realthog: (Default)

I've been too head-down-nose-to-the-grindstone-working-my-leedle-socks-off on the ginormous film noir book recently to do much posting here, alas: aside from anything else, Denying Science has picked up some further friendly reviews that I want to crow about ("masterpiece" says one).

But here's an exception to my blogging sloth. Hot news from Keith Brooke of Infinity Plus Ebooks:

Just to let you know that the latest batch of infinity plus singles has now gone live:

Kit Reed: Pilots of the Purple Twilight
Garry Kilworth: Memories of the Flying Ball Bike Shop
John Grant: All the Little Gods We Are
Lisa Tuttle: Closet Dreams
David D Levine: Fear of Widths

Full details, including links to Amazon and Smashwords are

As ever, B&N, Apple, Sony, Kobo and others will lag a few weeks behind.

Meanwhile, I hear Dennis Kucinich has been effectively bounced out of Congress by corrupt Republican redistricting. What sorry anti-American bastards these frightwingers are.

realthog: (city in pages)

I've just heard from [ profile] hutch0 that three of the stories I published last year have received Hon Menshes in Gardner Dozois's Best New Science Fiction 26. The three are

"Will the Real Veronica LeBarr Please Stand Down?", published in Postscripts #16 ed Peter Crowther and Nick Gevers

"All the Little Gods We Are", published in Clockwork Phoenix, ed Mike Allen ([profile] time_shark)

The City in These Pages, published solo by PS Publishing

Since I think it's the case that I published only four stories last year, I feel I've achieved a fairly high batting average . . . especially since I'd been under the impression that The City in These Pages was published in January '09. (The copyright date reads '08, but I think the book may not have been physically published until '09.)

Also, to my very great delight, Gardner mentions my novel Leaving Fortusa, published by [ profile] norilanabooks, in his introductory Summation of the year's sf.

And we have no beer in the house . . .

The fourth story, by the way, was "Always More than You Know", published by Des Lewis in his anthology Cone Zero. I'm not sure whether or not Gardner would have seen this book, which could easily -- coming from an exceptionally small UK outlet (it's just taken me several minutes to track down an appropriate URL for the link) -- have flown below his radar. A pity if so, because it's an excellent antho . . . yes, even despite my presence.

realthog: (Default)

There's a new review up of Mike Allen's anthology Clockwork Phoenix (Norilana Books, hurry out and buy right now!), done by Michael M. Jones as the SF Site's lead review. The important bits go something like this:

John Grant's "All The Little Gods We Are" is a powerful, tragic, magic tale in which a man named John makes a fateful phone call one day, and reaches himself. The bizarre call stirs up memories of John's past, bringing back a time when he and his best friend Justine were inseparable. But what happened to tear them apart? How close was their relationship, and how did it end... or did it? Whatever you think the truth is, it's weirder. One of the most emotionally powerful stories in the collection, it really needs multiple readings to understand its depths. . . .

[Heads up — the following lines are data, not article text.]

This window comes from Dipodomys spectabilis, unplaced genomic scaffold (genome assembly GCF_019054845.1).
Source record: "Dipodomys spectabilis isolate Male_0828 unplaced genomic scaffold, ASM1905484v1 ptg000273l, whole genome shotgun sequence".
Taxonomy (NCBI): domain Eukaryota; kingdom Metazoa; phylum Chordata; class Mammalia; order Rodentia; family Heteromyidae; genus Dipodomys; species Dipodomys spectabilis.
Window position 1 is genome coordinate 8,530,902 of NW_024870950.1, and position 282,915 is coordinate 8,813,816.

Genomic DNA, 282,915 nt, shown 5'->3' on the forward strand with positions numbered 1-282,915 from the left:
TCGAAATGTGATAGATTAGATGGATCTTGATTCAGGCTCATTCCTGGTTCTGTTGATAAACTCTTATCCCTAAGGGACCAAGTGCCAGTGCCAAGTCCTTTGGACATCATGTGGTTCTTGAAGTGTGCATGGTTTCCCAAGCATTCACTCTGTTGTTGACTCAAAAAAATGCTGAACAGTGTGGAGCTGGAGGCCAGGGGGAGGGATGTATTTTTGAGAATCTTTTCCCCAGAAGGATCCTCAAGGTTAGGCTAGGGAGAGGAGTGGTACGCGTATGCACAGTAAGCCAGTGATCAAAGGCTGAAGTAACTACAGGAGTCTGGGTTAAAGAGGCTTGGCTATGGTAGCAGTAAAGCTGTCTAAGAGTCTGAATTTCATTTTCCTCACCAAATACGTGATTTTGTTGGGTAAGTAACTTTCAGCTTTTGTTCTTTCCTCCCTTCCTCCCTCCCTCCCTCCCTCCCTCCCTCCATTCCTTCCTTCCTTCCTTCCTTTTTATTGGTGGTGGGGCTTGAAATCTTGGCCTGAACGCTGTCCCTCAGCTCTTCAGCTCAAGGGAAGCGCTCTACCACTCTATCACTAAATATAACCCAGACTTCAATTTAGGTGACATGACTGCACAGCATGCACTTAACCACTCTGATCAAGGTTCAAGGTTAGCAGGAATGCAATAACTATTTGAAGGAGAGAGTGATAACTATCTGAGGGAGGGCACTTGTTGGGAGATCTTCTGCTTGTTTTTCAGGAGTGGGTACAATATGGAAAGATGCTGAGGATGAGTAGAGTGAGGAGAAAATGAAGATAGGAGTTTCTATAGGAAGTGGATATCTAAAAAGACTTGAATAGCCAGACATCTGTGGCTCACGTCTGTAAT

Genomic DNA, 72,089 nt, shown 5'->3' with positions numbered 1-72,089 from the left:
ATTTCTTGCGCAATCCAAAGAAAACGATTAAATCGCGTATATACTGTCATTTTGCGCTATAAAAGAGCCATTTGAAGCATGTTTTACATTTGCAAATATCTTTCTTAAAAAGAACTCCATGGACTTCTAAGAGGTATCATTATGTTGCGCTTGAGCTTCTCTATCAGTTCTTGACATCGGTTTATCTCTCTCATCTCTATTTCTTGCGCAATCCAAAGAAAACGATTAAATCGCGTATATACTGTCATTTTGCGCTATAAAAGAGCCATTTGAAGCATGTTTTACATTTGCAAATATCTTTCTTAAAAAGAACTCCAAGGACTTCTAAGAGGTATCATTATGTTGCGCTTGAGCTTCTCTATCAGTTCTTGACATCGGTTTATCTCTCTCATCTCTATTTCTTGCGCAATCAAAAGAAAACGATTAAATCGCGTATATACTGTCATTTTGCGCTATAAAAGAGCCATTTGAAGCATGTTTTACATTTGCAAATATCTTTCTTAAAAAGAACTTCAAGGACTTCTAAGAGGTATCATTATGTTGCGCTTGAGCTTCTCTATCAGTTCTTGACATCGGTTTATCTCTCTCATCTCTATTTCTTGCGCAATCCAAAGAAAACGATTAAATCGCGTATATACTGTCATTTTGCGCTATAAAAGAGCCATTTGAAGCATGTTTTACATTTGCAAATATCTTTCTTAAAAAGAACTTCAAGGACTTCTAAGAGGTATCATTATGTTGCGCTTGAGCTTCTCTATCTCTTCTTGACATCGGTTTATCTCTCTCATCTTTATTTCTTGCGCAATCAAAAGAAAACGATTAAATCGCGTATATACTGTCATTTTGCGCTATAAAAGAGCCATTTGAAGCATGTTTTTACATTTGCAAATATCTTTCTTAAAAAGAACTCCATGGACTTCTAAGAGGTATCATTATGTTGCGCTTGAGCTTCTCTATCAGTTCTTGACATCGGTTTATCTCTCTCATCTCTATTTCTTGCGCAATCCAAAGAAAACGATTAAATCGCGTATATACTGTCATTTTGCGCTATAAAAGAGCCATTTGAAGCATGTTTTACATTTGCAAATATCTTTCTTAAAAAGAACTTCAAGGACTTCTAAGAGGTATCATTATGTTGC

This is not an easy anthology to read, and it was even harder to review, simply because it stretches out of the usual comfort zone, offering up entire new worlds and concepts to play with. However, that's a good thing. Without collections like this to make us actually work at understanding, comprehending, and enjoying, we'd never know where our limits are. . . . I expect to see a few of these stories gracing assorted "Best of..." lists come next year. If you want something new, different, and challenging, this is an anthology worth checking out.

What I'm personally singing and dancing about, aside from the obvious, is that here in Jones we have a reviewer perceptive enough to realize that "All the Little Gods We Are" isn't an alternate universe story. "Whatever you think the truth is, it's weirder" -- precisely.


Feb. 19th, 2009 08:30 am
realthog: (city in pages)

Over the past few weeks Rich Horton ([ profile] ecbatan) has been publishing on his The Elephant Forgets LJ blog his annual roundup reviews of short fiction. A couple of my own offerings have recently come under his eyeglass.

Of my Ed McBain-homage novella The City in These Pages (PS Publishing) he said:

John Grant's "The City in These Pages" is a sort of McBain style police procedural, with some fascinating main characters, that I thought got a bit out of hand with its philosophical conclusion, but that was fun to read on the way.

I'm very pleased with the "got a bit out of hand with its philosophical conclusion" remark because this was the general intention: that the final stages of the piece be (to use the technical term) a bit mind-buggering.

And my story in Mike Allen's ([ profile] time_shark) anthology Clockwork Phoenix (Norilana Books), "All the Little Gods We Are", got a nice mention too:

The best stories included Vandana Singh's "Oblivion: A Journey", which uses Indian mythology in service of a Science Fiction story of epic duration, as the protagonist pursues revenge against an AI; John Grant's "All the Little Gods We Are", about a man regretting his lost opportunity to be with the woman he truly loves; Catherynne M. Valente's "The City of Blind Delight", a wildly weird story about a mysterious train traveling to mysterious cities; and Leah Bobet's "Bell, Book, and Candle", about a trio of people summoned over time again and again for dark purposes. Other nice work came from Tanith Lee and Laird Barron.

All in all, then, it's another of those insufferability moments here at Snarl Towers, especially since Horton earlier -- on Christmas Day, no less! -- gave my "Will the Real Veronica LeBarr Please Stand Down?" (in Postscripts, Autumn 2008) a very kind thumbs-up. [ profile] pds_lit is doing her best to keep the derisive upchucking relatively quiet.

realthog: (Default)

It''s here, and the important bits are these:

My absolute favorites of the book are Grant's, Brennan's, Singh's, and Hoffman's


"All the Little Gods We Are"